This week, the University of Maine held elections for both the Interfraternity Council (IFC) and Panhellenic Council. After hours of voting, the Panhellenic Council slated their new executive board members, just before UMaine’s IFC declared Morgan Ford of Alpha Tau Omega as president of the IFC. Ford will be replacing former president Andrew Arsenault.
Ford, a third-year kinesiology and physical education student, said in a campaign announcement post on Facebook that he hopes to “destigmatize the negative atmosphere surrounding Greek life here at the University of Maine through positive public relations in our community.”
Ford’s campaign hopes to address the negative stigma and stereotypes associated with Greek life. Even though approximately 13% of UMaine students participate in Greek life, the community still struggles to overcome negative perceptions due to associations with hazing, discrimination and the “party lifestyle.”
The recent elections of the IFC and Panhellenic Council have inspired discussions that challenge these stereotypes. Stephanie Poirier, president of the University of Maine’s Panhellenic Council and a member of the Tri Delta sorority, pointed out that Greek life inspires students to work harder and become better community members.
“The goal of fraternity and sorority is to help members grow into well-rounded community members before they graduate. We accomplish this by providing brotherhood/sisterhood, academic support, leadership opportunities, financial assistance in the form of scholarships, athletic opportunities (intramurals), philanthropy and community service and career networking,” Poirier noted.
Poirier and other students found several social and academic benefits to Greek life. Many see Greek life as an opportunity for brotherhood or sisterhood, as well as engagement in philanthropy and fundraising efforts.
Since every sorority and fraternity on campus is connected to different charities, almost every member that pledges into Greek life has the opportunity to interact with and participate in philanthropic fundraising events. Some of these charities and networks include the American Red Cross, the Humane Society, Aware Awake Alive, Big Brothers Big Sisters of America, St. Jude Children’s Research Hospital, Make-A-Wish, Children’s Miracle Network, the Cystic Fibrosis Foundation and many more.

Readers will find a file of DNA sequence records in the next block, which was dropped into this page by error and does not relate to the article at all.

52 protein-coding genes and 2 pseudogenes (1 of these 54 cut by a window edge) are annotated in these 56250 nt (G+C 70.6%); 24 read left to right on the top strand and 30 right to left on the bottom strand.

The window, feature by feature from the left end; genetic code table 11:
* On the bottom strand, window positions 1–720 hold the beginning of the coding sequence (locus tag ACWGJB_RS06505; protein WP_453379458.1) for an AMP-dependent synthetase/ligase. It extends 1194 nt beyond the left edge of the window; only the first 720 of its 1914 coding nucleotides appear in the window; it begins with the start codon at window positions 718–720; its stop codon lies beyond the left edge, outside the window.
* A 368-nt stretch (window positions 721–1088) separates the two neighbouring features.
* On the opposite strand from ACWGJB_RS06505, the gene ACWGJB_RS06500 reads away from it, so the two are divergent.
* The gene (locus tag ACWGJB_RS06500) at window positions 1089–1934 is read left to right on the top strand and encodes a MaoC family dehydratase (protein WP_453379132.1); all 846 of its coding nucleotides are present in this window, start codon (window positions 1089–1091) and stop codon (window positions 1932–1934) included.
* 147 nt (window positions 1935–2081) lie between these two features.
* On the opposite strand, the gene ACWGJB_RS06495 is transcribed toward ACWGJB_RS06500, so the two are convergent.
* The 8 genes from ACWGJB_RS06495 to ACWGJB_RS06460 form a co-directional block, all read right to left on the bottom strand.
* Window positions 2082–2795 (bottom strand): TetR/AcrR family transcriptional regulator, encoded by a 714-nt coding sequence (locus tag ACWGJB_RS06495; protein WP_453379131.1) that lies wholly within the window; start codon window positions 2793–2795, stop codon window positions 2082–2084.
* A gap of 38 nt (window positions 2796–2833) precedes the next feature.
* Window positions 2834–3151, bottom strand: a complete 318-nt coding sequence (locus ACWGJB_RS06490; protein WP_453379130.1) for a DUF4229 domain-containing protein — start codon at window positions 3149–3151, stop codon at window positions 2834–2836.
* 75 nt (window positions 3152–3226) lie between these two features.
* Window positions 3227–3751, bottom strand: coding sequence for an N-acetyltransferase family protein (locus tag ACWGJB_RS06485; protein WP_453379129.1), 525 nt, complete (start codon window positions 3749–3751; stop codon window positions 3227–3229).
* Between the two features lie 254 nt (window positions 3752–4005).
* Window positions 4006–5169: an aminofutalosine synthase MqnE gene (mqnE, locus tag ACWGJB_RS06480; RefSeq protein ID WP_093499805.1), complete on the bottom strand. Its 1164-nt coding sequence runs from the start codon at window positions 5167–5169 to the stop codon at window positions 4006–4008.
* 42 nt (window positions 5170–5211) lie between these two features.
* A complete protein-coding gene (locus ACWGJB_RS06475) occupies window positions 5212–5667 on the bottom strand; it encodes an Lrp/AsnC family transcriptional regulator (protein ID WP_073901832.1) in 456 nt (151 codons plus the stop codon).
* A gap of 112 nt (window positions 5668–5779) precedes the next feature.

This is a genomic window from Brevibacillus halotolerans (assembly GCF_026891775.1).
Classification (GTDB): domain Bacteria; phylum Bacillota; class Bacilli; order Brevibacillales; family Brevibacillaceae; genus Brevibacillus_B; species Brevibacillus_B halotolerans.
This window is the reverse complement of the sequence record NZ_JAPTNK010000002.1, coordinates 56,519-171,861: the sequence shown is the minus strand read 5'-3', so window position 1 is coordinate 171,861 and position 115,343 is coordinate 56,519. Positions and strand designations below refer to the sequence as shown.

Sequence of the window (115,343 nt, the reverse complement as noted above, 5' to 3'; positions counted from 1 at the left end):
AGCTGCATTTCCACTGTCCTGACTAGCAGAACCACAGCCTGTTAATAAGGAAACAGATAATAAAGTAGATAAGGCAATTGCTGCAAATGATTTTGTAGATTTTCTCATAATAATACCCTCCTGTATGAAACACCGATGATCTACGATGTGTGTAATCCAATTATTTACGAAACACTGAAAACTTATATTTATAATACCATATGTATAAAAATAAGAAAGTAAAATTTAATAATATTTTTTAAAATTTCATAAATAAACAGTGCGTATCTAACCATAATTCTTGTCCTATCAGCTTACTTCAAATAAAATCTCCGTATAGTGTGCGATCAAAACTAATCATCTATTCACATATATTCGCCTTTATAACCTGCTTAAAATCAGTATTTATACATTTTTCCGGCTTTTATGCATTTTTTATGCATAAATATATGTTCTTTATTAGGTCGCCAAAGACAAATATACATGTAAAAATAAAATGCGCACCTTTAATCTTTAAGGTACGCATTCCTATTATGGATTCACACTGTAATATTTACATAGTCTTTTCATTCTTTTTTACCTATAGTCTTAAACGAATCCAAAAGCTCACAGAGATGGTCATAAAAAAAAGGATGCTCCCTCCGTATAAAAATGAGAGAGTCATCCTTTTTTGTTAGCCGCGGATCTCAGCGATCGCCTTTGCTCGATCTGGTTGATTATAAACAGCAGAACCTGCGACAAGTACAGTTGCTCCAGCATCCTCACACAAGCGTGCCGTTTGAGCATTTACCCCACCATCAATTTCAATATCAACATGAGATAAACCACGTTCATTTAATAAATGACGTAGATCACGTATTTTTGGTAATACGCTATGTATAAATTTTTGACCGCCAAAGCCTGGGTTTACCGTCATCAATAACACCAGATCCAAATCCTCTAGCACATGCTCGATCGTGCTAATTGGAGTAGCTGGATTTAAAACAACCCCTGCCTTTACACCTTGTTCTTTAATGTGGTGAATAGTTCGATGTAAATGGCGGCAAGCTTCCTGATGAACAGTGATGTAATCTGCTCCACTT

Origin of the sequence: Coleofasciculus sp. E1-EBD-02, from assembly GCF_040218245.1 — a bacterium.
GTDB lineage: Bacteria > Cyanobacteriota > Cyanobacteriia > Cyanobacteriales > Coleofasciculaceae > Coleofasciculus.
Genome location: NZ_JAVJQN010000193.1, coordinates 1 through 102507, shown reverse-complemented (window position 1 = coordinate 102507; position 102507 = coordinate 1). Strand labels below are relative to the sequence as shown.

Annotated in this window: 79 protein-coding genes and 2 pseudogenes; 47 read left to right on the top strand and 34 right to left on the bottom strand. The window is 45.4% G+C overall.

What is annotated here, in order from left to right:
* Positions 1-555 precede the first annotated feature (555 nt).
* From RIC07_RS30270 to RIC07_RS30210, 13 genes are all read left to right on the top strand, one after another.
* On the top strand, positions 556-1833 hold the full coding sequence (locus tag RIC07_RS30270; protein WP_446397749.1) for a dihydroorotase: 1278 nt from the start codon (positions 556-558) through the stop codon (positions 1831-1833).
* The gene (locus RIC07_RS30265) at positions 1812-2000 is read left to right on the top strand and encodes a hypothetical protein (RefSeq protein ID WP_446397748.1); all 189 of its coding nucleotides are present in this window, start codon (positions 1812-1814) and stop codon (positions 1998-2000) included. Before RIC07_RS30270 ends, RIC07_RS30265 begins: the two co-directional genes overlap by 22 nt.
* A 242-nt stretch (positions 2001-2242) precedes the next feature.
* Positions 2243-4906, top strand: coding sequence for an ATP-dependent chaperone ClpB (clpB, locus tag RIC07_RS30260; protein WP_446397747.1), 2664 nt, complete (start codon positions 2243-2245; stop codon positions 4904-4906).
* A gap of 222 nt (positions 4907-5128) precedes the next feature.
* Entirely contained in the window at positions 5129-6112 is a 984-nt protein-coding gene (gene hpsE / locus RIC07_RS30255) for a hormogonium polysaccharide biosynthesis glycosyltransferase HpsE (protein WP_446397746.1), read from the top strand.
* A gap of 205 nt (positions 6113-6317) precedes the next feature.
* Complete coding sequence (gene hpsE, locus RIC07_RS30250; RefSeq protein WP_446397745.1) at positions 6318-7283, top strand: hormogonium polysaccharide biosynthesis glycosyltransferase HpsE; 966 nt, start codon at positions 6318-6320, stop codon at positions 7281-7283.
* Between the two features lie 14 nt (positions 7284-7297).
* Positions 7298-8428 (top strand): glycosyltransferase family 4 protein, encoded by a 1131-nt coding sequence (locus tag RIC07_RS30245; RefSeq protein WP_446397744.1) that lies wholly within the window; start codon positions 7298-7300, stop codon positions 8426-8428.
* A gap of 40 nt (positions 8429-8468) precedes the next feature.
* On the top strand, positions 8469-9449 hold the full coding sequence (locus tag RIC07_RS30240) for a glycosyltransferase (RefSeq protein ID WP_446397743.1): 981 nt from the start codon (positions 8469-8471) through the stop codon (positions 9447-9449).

In addition, most fraternities and sororities at UMaine require its members to engage in a certain number of community service hours per semester. This encourages Greek life members to uphold the UMaine values of honesty, accountability and commitment to the betterment of the community.
Ford found this commitment to community, an important part of the recruitment process, as well as a good representation of Greek life. As a matter of fact, Ford centered his campaign around creating a more positive Greek life atmosphere in order to boost recruitment numbers.
“Most of my ideas are based around better communication and public relations. I think that these are the best ways to show people the good that comes through this community, and boost recruitment numbers,” Ford commented in an interview with the Maine Campus.
Ford stated that his other goals as IFC president include recognizing members of Greek communities for their accomplishments and hopes to “bring the Greek community closer together.”
Poirier noted that the Panhellenic Council had yet to set their new goals, however, Poirier still harbors hope for the future of Greek life. Poirier also found a strong sense of community within Greek life. She especially believed the sibling-like bonds of different Greek members are extremely significant to creating a welcoming environment that retains community values.
“Even though every chapter is a little bit different in their values and founding principles, we all have the same objective to leave UMaine better than we found it, and that brings us closer together and more like a family,” Poirier commented.
While some still remain critical of sororities and fraternities at UMaine, many people find value and community within different sororities and fraternities on campus. The recent Panhellenic Council and IFC elections sparked an important conversation about the benefits of community, philanthropy and service in UMaine’s Greek community.